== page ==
Written by Steven Hansen
A Federal Reserve data release (Z.1 Flow of Funds) for 2Q2013 provides insight into the finances of the average household – and our beloved “Joe Sixpack”. Our modeled “Joe Sixpack” – who owns a house and has a job, and essentially no other asset. We have also modeled a Joe who has financial assets whom is called “Middle Man”.
You may ask why this analysis is important? It looks at the financial health of the average consumer – and in a consumption based economy, it measures the dynamics effecting the consumer.
What is concerning is that the 35% of Americans who have no home or assets are no better off – and have no path to consume more.
First, from the Z.1 Flow of Funds report, what was shown about Household Net Worth and Growth of Domestic Nonfinancial Debt:
The Joe Sixpack Index
The Joe Sixpack Index is a composite index of home prices and wage income. Since 2010, this index has been trending up (even though income has been flat) due to home price decline moderating and then clearly improving – and has shown positive growth for 6 of the last 7 quarters.
- The data in this index is only updated every three months, and the data was updated with the release of the Federal Reserves Z.1 Flow of Funds.
- It is inflation and population adjusted.
- The First Time Home Buyer’s Stimulus (caused by Bush era legislation) spike in 2009 distorted the index
Joe Sixpack Index (blue line, left axis) shown against GDP (red line, right axis)
The growth rate of the index again declined in 2Q2013 – but still seems to be in a multi-year uptrend channel. But viewing the graph below, there is little good news with Joe’s compensation.
Change in Owner’s Equity (blue line) and Change in Compensation (red line)
The Middle Man Index
The middle class household with financial assets and real estate assets is Middle Man. A Federal Reserve Publication shows the percentage of households owning various financial assets. Other than real estate, Middle Man holds transaction accounts (checking – 1% of all financial assets) and retirement accounts (roughly estimated by Econintersect at 25% of household financial assets).
Unfortunately, retirement accounts are not separately detailed in the Z.1 reporting – but in the graph below uses 25% of the change in Total Household Assets as a proxy for retirement accounts. Joe’s financial assets would have improved approximately by 1/4 in 1Q2013 compared to 4Q2012.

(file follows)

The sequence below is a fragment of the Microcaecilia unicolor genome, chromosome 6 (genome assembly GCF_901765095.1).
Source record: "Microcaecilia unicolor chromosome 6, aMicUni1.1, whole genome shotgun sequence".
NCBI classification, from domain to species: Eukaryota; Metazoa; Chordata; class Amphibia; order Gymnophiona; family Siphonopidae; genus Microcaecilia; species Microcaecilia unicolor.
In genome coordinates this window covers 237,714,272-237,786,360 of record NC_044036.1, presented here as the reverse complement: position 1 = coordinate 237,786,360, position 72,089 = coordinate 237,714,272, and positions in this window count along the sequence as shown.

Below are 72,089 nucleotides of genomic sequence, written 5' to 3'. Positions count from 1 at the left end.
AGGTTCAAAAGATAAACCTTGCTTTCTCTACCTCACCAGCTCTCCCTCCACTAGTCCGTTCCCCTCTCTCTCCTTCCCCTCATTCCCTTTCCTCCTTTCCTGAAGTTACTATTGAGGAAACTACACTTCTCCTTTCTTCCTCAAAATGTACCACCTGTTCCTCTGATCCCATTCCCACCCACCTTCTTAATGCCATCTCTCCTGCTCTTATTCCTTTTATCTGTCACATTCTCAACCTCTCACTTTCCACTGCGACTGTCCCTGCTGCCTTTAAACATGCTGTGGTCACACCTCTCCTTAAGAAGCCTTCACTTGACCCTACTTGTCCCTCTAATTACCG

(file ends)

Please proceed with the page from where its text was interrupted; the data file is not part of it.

Adding the financial assets of Middle Man to the housing and compensation data used in the Joe Sixpack index – we see that Middle Man would be much happier with his situation in 1Q2013 than Joe Sixpack. It is the growth in value of real estate and other assets that is the governing factor for both Joe and Middle Man. Incomes statistically are not growing.
Middle Man Index (blue line, left axis)
This post would not be complete without a look at the liabilities of households. Here is a current dollar view of the liabilities per capita. 1Q2013 reversed the growth of liabilities seen in 4Q2012 – and consider a major portion of inflows into consumer credit come from student loans which should register increases disproportionately in the first and third quarters.
My takeaway is:
- The data in this post is clearly not recessionary, however this is a lagging view of the average American’s situation. Having said this, Joe and Middle Man’s consumption is somewhat effected by how rich they feel. It takes some time for the wealth effect to sink in.
- It appears assets (both home ownership and investments) are currently the prime vehicle in 2Q2013 for situational improvement of Middle Man or Joe Sixpack – but a Joe Sixpack who owns no home or investments is situationally worse.
- Average income is not growing.
Caveats on this Post:
Most of the data in this post comes from “Flow of Funds Accounts of the United States” (Z.1) data release from the Federal Reserve which is released quarterly. Although Econintersect can validate the data in general using other sources, micro movements are difficult to validate. Importantly, the Z.1 data is a treasure chest of aggregated data across all sectors of the economy – and an invaluable tool in evaluating historical relationships.
To begin, one needs to define Joe Sixpack. Urban dictionary defines Joe:
Average American moron, IQ 60, drinking beer, watching baseball and CNN, and believes everything his President says.
Too many of us think we are smarter than Joe – and are above Joe in the social order. Most of us are Joe. Per Wikipedia:
John Q. Public (and several similar names; see the Variations section below) is a generic name in the United States to denote a hypothetical member of society deemed a “common man.” He is presumed to represent the randomly selected “man on the street.” Similar terms include John Q. Citizen and John Q. Taxpayer, or Jane Q. Public, Jane Q. Citizen, and Jane Q. Taxpayer for a woman. The name John Doe is used in a similar manner. For multiple people, Tom, Dick and Harry is often used. Roughly equivalent are the names Joe Six-pack, Joe Blow, the nowadays less popular Joe Doakes and Joe Shmoe ….
Almost all Americans who MUST work to survive are Joes. Americans who are relying on some level of earned income during retirement are Joes. I believe anyone who sees themselves as middle class (educated or not – professional or blue collar) is a Joe. Joe is somewhere around average American:
- Joe’s median family unit spends or makes about $50K per year
- Joe’s median net worth was $120K in 2007
By definition over 50% of Americans are Joes.
The Z.1 data is based on averages not medians. In other words, the rich are getting richer – and this influences the averages.
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